For example, CoSchedule is the only correct capitalization — never Coschedule.
Brand voice: Voice is your brand’s personality. Fill in the framework: “We are [insert desired perception], but we are not [insert antonym of desired perception].” For example:
We are professional but not stuffy. We are smart but not arrogant. We are technology savvy but not inaccessible.
Tone of voice: Tone is the inflection of your brand voice and may change in various situations. Use these prompts:
  • If [situation one] occurs, use [adjective] tone.
  • If [situation two] occurs, use [adjective] tone.
  • If [situation three] occurs, use [adjective] tone.
Formatting: Guidelines on formatting your content. As a minimum, define the following:
  • Header and subheader usage and capitalization
  • Use of bold and italicized text
  • Use of hyperlinks
  • Recommended paragraph length
Image guidelines: Types of images, captions, credit placement, and size. Design elements: Color, typography, and logo usage.

Step 4: Choose Content Channels

Channel selection is your next step. With most things in work and life, you’re better off choosing a few and being exceptionally great at them rather than choosing all and seeing mediocre or no results from them.

You’re better off choosing a few channels and being exceptionally great at them rather than choosing all and seeing mediocre or no results from them.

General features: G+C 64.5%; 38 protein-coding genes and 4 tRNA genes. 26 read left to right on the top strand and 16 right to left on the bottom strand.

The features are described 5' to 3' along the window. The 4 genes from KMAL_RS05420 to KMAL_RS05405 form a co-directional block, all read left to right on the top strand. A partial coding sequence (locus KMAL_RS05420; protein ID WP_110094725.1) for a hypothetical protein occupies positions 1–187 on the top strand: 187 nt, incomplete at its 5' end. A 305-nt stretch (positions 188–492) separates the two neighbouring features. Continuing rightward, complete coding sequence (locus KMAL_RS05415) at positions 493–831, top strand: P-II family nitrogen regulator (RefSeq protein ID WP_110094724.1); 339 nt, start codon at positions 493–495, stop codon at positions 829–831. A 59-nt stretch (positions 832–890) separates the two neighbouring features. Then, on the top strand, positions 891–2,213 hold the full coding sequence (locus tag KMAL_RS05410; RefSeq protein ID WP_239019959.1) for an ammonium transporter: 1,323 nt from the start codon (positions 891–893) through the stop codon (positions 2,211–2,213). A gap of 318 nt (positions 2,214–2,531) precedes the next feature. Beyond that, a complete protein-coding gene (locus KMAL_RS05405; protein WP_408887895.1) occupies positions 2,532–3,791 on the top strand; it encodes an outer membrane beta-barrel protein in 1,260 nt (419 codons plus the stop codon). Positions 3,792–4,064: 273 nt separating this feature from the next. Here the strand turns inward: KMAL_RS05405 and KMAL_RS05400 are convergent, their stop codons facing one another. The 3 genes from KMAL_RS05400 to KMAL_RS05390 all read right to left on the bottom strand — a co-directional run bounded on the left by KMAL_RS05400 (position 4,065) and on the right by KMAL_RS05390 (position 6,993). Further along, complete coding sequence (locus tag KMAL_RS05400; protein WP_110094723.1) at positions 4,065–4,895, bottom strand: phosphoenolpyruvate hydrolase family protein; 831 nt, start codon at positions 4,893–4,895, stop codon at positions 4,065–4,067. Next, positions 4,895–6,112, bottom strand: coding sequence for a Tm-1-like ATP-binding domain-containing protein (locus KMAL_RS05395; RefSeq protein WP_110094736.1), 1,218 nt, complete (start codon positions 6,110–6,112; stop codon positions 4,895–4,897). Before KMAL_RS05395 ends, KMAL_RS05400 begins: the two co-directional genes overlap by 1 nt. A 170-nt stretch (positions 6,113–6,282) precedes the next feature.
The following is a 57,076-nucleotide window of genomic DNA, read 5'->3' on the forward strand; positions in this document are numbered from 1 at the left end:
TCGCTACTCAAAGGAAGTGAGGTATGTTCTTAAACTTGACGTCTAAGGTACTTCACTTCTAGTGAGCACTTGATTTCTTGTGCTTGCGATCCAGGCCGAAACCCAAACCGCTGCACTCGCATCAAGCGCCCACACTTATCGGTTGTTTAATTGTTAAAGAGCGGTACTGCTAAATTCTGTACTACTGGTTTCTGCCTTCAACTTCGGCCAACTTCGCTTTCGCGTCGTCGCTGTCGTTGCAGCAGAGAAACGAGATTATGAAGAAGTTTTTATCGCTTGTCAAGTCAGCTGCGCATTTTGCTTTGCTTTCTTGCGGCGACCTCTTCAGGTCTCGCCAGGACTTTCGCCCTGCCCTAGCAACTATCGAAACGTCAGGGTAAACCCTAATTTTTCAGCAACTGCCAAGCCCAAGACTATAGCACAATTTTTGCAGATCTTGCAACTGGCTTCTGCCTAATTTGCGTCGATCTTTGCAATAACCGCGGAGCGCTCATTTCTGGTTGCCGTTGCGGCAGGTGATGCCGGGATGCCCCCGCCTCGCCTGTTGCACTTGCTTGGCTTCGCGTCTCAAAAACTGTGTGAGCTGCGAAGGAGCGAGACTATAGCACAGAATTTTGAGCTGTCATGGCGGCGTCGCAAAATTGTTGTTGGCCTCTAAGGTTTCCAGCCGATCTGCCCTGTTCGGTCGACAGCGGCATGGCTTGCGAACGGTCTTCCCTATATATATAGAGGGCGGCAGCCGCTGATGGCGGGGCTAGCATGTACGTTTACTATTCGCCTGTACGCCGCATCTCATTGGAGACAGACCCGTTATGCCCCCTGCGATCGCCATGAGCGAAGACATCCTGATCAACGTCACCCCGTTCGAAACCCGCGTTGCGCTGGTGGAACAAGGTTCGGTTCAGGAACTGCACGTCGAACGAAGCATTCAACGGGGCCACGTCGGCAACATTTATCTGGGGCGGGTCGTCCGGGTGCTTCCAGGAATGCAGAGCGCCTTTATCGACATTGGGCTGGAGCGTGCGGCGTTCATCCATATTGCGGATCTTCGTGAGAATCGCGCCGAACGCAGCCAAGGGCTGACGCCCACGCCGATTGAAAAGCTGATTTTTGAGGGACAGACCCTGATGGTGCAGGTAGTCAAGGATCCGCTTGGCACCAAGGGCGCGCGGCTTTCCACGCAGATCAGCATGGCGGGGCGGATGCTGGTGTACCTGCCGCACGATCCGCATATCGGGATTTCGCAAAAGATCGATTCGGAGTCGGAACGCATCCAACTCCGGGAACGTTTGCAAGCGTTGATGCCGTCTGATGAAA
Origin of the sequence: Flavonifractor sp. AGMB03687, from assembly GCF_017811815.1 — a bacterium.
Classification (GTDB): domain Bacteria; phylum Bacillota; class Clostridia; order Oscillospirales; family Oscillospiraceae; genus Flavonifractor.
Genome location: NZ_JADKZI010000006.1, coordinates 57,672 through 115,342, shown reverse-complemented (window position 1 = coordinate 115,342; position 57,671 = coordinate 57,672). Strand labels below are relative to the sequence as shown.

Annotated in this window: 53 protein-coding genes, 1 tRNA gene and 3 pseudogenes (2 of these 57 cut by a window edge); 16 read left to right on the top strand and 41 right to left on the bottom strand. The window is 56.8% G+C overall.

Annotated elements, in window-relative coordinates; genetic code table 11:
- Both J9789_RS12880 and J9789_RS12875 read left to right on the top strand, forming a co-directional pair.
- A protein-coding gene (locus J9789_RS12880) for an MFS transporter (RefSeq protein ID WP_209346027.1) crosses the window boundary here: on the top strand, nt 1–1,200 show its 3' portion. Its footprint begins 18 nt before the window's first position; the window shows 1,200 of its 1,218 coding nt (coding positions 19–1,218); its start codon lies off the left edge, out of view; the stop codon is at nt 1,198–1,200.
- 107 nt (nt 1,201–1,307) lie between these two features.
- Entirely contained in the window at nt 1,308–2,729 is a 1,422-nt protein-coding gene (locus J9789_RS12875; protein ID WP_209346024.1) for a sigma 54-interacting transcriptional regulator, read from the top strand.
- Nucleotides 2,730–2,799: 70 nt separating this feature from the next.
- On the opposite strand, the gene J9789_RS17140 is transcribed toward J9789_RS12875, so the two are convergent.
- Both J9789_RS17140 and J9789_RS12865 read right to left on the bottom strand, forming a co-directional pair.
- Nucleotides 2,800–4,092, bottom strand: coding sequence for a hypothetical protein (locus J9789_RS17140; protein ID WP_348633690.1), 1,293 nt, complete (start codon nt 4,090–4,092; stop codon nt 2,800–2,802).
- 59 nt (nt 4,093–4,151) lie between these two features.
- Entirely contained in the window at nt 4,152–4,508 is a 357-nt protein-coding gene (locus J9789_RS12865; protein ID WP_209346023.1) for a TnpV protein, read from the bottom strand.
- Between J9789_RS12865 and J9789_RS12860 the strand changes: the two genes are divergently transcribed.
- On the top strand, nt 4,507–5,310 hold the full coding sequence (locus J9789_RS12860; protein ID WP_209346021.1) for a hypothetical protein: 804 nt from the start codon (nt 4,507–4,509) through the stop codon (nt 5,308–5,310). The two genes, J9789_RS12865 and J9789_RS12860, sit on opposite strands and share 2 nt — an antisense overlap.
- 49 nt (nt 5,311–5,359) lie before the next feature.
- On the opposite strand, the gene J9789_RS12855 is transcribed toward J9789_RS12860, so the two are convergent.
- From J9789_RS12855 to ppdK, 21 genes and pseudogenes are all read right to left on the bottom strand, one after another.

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The two recommended channels for essentially any business are:
  • A website/blog, which is the major contributor to SEO efforts and success.
  • Email marketing, which drives upwards of 3,800% ROI.
These are your owned channels that shouldn’t be ignored. Beyond them, your channel selection, such as specific social media networks, entirely depends on your ideal customer. Remember your target audience statement from the first step:
{Insert your company} creates content to attract {insert target audience}, so they can {insert desired outcome} better.
Based on this statement, list ideas of channels where your target audience typically searches for that desired outcome. For example, if your target audience is looking for inspiration on home renovation and decoration, a YouTube channel, image-based blog posts with written instructions, and the visual nature of Instagram will probably give you the best chance of serving them. Choose a small number of networks you can master and show up regularly.

Step 5: Set a Publishing Cadence

Consider these two scenarios:
  • You publish three blog posts per week for a couple of weeks. Then, you get busy and don’t publish for months.
  • You publish two to three blog posts per month. You do so every month.
In the first scenario, you end up with less than ten blog posts in half a year, with no consistency or setting expectations of your audience. These posts were rushed, so they lack depth and detail. In the second scenario, you end up with almost 20 blog posts. You took your time with them, so they’re detailed, comprehensive, and actionable. In other words, consistency in both the quality and the cadence of your publishing pays off. With that in mind, list all your channels and define a publishing cadence from it. Here are some suggestions: